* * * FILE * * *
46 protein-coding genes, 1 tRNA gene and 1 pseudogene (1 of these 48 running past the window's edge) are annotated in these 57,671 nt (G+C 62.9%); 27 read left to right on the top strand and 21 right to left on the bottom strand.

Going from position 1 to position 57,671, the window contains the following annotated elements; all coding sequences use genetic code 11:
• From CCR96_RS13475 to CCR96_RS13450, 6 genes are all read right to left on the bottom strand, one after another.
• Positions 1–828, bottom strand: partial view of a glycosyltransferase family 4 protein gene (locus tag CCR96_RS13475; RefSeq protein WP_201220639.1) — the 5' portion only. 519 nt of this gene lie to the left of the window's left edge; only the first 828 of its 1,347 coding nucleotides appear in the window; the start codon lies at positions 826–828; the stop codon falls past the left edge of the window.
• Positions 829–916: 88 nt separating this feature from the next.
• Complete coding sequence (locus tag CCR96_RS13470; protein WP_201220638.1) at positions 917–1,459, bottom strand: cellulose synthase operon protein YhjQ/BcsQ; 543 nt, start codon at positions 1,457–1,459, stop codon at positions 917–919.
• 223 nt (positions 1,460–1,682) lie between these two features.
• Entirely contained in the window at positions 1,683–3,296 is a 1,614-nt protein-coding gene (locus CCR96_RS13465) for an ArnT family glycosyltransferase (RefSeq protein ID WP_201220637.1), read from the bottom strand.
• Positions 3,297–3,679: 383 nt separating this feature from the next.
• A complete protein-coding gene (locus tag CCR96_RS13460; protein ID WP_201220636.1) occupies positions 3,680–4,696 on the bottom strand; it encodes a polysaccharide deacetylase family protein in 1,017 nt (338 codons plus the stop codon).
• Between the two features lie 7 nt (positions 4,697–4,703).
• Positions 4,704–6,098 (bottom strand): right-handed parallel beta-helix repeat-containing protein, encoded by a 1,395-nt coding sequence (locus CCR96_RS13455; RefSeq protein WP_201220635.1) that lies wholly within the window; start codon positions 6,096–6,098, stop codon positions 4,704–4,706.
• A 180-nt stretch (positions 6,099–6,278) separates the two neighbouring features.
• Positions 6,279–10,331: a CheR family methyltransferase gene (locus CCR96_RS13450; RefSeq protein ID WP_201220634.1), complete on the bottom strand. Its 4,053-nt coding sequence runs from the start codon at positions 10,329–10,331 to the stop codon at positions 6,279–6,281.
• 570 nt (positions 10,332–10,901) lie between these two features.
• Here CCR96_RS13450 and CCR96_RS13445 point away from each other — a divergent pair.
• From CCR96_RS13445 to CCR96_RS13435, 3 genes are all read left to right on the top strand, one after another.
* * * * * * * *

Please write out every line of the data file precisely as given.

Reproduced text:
46 protein-coding genes, 1 tRNA gene and 1 pseudogene (1 of these 48 running past the window's edge) are annotated in these 57,671 nt (G+C 62.9%); 27 read left to right on the top strand and 21 right to left on the bottom strand.

Going from position 1 to position 57,671, the window contains the following annotated elements; all coding sequences use genetic code 11:
• From CCR96_RS13475 to CCR96_RS13450, 6 genes are all read right to left on the bottom strand, one after another.
• Positions 1–828, bottom strand: partial view of a glycosyltransferase family 4 protein gene (locus tag CCR96_RS13475; RefSeq protein WP_201220639.1) — the 5' portion only. 519 nt of this gene lie to the left of the window's left edge; only the first 828 of its 1,347 coding nucleotides appear in the window; the start codon lies at positions 826–828; the stop codon falls past the left edge of the window.
• Positions 829–916: 88 nt separating this feature from the next.
• Complete coding sequence (locus tag CCR96_RS13470; protein WP_201220638.1) at positions 917–1,459, bottom strand: cellulose synthase operon protein YhjQ/BcsQ; 543 nt, start codon at positions 1,457–1,459, stop codon at positions 917–919.
• 223 nt (positions 1,460–1,682) lie between these two features.
• Entirely contained in the window at positions 1,683–3,296 is a 1,614-nt protein-coding gene (locus CCR96_RS13465) for an ArnT family glycosyltransferase (RefSeq protein ID WP_201220637.1), read from the bottom strand.
• Positions 3,297–3,679: 383 nt separating this feature from the next.
• A complete protein-coding gene (locus tag CCR96_RS13460; protein ID WP_201220636.1) occupies positions 3,680–4,696 on the bottom strand; it encodes a polysaccharide deacetylase family protein in 1,017 nt (338 codons plus the stop codon).
• Between the two features lie 7 nt (positions 4,697–4,703).
• Positions 4,704–6,098 (bottom strand): right-handed parallel beta-helix repeat-containing protein, encoded by a 1,395-nt coding sequence (locus CCR96_RS13455; RefSeq protein WP_201220635.1) that lies wholly within the window; start codon positions 6,096–6,098, stop codon positions 4,704–4,706.
• A 180-nt stretch (positions 6,099–6,278) separates the two neighbouring features.
• Positions 6,279–10,331: a CheR family methyltransferase gene (locus CCR96_RS13450; RefSeq protein ID WP_201220634.1), complete on the bottom strand. Its 4,053-nt coding sequence runs from the start codon at positions 10,329–10,331 to the stop codon at positions 6,279–6,281.
• 570 nt (positions 10,332–10,901) lie between these two features.
• Here CCR96_RS13450 and CCR96_RS13445 point away from each other — a divergent pair.
• From CCR96_RS13445 to CCR96_RS13435, 3 genes are all read left to right on the top strand, one after another.